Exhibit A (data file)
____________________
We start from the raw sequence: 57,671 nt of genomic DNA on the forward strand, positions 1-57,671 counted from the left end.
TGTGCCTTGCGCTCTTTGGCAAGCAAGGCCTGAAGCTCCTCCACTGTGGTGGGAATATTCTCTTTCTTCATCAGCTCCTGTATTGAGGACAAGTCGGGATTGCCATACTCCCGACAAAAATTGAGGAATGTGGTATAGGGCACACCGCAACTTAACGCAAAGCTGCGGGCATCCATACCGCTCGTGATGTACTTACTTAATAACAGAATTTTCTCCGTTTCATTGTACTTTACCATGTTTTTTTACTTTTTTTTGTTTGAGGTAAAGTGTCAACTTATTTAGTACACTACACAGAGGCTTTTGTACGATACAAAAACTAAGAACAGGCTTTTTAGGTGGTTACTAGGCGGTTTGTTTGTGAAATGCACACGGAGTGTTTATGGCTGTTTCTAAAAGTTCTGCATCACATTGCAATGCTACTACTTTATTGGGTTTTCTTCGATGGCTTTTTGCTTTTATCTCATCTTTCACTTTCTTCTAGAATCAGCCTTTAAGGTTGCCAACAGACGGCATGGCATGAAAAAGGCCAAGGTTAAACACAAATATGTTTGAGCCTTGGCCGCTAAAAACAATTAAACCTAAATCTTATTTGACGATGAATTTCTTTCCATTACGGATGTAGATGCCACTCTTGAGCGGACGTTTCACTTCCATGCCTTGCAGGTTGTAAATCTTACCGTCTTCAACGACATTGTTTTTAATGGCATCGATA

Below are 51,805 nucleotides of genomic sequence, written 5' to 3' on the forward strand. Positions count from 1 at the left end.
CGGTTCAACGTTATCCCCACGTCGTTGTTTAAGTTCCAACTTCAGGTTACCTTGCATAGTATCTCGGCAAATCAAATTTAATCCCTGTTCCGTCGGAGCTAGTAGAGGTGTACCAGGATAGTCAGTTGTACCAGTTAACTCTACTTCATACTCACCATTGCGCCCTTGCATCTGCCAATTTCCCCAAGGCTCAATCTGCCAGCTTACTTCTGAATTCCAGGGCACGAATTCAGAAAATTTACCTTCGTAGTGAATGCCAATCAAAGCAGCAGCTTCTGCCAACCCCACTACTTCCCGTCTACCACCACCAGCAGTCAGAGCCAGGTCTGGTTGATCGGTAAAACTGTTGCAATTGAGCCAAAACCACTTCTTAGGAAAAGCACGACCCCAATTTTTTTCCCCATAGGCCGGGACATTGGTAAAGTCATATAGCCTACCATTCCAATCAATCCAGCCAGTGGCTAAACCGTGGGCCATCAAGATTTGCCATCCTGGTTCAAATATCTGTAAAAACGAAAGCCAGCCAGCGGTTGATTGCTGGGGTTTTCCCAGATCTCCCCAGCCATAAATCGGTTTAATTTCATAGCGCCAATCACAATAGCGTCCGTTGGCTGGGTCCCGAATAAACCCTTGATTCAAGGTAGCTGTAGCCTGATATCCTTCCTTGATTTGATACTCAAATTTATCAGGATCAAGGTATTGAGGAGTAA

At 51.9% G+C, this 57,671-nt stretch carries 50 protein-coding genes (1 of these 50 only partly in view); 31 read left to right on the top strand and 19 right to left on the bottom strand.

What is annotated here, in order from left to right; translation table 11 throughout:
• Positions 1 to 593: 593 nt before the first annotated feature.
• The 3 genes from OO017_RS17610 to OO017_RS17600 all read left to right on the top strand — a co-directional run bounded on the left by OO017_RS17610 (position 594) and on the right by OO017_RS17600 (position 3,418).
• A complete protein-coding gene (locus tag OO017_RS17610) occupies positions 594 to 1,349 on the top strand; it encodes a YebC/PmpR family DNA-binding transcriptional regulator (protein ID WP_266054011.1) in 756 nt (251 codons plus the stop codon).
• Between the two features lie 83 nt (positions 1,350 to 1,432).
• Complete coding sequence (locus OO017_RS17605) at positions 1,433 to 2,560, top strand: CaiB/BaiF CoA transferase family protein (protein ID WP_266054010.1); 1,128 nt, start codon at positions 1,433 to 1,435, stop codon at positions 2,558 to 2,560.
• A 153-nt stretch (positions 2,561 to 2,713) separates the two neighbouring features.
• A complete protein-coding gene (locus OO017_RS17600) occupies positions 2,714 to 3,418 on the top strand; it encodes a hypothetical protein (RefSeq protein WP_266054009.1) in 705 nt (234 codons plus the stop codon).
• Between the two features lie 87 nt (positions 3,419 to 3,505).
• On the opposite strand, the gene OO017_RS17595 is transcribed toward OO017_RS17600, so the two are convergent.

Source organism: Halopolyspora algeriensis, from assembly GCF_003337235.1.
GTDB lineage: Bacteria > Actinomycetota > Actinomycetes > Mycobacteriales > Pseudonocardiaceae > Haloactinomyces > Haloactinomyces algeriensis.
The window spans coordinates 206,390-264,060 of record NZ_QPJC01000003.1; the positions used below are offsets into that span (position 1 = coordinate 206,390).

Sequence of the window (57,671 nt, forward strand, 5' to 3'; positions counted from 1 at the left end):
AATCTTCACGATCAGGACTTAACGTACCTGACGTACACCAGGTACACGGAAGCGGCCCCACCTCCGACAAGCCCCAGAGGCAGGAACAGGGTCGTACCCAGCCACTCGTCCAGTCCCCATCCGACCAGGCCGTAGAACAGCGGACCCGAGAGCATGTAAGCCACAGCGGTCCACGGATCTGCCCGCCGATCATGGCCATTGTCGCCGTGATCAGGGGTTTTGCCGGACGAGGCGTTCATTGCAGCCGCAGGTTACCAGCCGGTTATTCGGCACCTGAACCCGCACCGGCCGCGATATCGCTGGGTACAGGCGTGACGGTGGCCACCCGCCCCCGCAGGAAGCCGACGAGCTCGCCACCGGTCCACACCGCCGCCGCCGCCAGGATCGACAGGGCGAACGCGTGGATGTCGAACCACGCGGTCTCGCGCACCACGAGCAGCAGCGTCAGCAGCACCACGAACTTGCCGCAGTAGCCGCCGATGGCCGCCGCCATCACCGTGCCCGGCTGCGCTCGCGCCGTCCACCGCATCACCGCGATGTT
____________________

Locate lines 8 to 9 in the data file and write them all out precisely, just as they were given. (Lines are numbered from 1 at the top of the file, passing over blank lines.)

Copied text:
• The 3 genes from OO017_RS17610 to OO017_RS17600 all read left to right on the top strand — a co-directional run bounded on the left by OO017_RS17610 (position 594) and on the right by OO017_RS17600 (position 3,418).
• A complete protein-coding gene (locus tag OO017_RS17610) occupies positions 594 to 1,349 on the top strand; it encodes a YebC/PmpR family DNA-binding transcriptional regulator (protein ID WP_266054011.1) in 756 nt (251 codons plus the stop codon).